HARVARD GAZETTE ARCHIVES
Breakfast of Champions
Cereal Reduces Heart Attack Risk For Women
By William J. Cromie
Whole-grain cereals beat bagels and muffins as the best breakfast for women trying to protect themselves against heart disease, according to a Harvard study.
Any diet high in fiber reduces the risk of heart attacks and death from heart disease, the researchers found, but cereal fiber is particularly effective. This conclusion comes from a 10-year study of 68,782 women between the ages of 37 and 64 years.
"Our results provide evidence that an increase in food high in dietary fiber, especially cereal products, may be protective against coronary heart disease in women," the researchers reported in the June 2 issue of the Journal of the American Medical Association. "This provides further reason to replace refined forms of starch with whole-grain foods."
Previous studies of men concluded that food rich in fiber, particularly cereals, also protect them against heart disease. However, "we found a stronger apparent effect of cereal fiber among women in our study than previously reported for men," said JoAnn Manson, co-director of women's health at Brigham and Women's Hospital in Boston and Harvard Medical School.
Heart disease is the biggest killer of both males and females in the United States. Worldwide it killed more than 7 million people last year.
Fiber and Cancer
Earlier this year, another Harvard study concluded that high- fiber diets do not reduce the likelihood of colon and rectal cancer. But researchers urged people not to stop eating the recommended 25 to 35 grams of fiber a day because of evidence that it protects against heart disease, diabetes, and digestive disorders.
This latest study increases the weight of that evidence. Alicja Wolk of the Karolinska Institute in Sweden worked at Harvard with Manson and other colleagues at the Harvard School of Public Health, Harvard Medical School, and Brigham and Women's Hospital to analyze questionnaires completed by 68,782 nurses from 1984 to 1994. The questionnaires covered diet, fiber intake, and heart disease. More than 400 of the women suffered heart attacks and 162 died from heart disease during the study.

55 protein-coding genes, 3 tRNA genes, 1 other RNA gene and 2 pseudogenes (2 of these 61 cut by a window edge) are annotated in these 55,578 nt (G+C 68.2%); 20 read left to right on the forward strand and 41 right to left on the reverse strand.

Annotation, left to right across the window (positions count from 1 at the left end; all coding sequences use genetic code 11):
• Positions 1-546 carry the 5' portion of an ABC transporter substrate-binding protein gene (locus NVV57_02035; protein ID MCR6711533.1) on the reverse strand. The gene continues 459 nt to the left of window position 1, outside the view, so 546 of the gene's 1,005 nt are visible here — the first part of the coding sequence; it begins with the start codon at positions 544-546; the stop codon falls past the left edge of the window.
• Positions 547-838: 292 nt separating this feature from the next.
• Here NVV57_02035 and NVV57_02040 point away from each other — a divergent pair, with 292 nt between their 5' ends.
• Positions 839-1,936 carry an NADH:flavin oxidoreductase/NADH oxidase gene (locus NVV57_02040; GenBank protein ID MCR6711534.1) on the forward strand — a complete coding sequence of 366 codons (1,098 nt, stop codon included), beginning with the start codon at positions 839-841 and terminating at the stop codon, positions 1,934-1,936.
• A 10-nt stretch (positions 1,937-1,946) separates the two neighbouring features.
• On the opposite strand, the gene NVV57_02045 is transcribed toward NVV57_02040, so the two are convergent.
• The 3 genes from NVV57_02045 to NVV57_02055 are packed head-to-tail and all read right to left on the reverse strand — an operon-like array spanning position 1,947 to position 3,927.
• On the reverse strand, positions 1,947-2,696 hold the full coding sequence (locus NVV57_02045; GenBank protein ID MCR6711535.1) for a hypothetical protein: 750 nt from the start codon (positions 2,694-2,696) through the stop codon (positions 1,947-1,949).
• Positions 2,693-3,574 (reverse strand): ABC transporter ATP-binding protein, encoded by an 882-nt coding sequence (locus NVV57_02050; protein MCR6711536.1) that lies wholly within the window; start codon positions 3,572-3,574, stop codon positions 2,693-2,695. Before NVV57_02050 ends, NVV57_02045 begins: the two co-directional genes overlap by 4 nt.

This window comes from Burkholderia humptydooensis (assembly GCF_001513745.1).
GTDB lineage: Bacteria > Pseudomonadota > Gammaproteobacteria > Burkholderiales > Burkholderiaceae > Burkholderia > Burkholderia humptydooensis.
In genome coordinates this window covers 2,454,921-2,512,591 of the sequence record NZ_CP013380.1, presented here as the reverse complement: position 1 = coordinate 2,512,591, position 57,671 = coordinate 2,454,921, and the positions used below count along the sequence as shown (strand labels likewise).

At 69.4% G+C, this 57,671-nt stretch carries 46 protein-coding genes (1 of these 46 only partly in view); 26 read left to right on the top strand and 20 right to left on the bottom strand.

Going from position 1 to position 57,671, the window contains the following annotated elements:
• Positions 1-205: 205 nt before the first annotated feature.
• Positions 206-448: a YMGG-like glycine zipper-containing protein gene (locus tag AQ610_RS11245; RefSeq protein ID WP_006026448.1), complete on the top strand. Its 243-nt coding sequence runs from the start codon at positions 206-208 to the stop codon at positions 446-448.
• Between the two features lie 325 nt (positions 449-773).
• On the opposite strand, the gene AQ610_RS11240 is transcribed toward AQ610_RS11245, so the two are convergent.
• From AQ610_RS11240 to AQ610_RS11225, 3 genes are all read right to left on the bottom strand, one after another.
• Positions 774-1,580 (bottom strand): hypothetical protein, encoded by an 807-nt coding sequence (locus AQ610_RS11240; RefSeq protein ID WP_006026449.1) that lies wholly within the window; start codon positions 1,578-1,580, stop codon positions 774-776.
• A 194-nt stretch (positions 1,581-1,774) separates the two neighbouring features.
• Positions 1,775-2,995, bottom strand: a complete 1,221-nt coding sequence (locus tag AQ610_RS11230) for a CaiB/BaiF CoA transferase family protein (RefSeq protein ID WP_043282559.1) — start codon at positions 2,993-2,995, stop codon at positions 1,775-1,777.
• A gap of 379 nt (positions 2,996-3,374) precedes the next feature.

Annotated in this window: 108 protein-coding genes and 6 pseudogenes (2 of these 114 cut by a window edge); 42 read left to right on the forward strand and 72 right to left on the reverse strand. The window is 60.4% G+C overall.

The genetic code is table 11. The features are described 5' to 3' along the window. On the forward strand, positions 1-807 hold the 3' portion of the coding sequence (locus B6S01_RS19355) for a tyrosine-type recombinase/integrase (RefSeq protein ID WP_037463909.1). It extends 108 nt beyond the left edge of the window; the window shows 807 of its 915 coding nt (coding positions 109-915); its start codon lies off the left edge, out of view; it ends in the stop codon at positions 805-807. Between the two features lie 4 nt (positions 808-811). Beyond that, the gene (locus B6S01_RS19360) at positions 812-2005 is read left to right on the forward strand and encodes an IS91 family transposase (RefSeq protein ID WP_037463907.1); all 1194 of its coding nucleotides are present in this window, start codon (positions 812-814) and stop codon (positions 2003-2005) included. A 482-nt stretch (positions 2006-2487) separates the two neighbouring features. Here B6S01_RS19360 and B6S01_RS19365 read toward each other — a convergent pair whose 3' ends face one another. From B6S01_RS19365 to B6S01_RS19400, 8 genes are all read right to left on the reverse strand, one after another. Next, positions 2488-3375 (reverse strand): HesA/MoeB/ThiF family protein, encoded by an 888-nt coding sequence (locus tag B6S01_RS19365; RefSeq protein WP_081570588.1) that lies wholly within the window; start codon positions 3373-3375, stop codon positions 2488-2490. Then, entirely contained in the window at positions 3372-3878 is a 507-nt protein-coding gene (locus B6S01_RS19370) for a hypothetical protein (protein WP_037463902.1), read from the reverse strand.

Answers given by the women showed that those who consumed a median of 23 grams a day of fiber had a 47 percent lower risk of major heart disease compared with those who ate half that amount, or a median of 11.5 grams a day. Even after accounting for differences in age, smoking, exercise high blood pressure, use of multivitamins and other factors, those who ate the most dietary fiber enjoyed a 23 percent lower risk than those who ate the least amount.
The researchers then separated different sources of fiber -- cereals, vegetables and fruit -- to determine if one was more effective than the others. Breakfast cereals took the prize.
One cup, or serving, of a wheat, oat, or rice bran cereal has about 5 grams of fiber. Other foods high in cereal fiber include oatmeal, whole-wheat breads, whole-grain rice, and barley.
Fiber reduces levels of total cholesterol and of its most harmful component (low density lipoprotein). But, the researchers noted, that benefit does not fully account for the large reduction in heart-disease risk found in their study.
Other plausible mechanisms, they say, could include increased sensitivity to insulin and lower levels of blood fats known as triglycerides. "These factors may be especially important in women," Manson points out, "because diabetes and high levels of triglycerides appear to be stronger risk factors for coronary heart disease in women than in men. There may be other biological mechanisms involved as well, including a reduction in the risk of blood clotting."
Copyright 1999 President and Fellows of Harvard College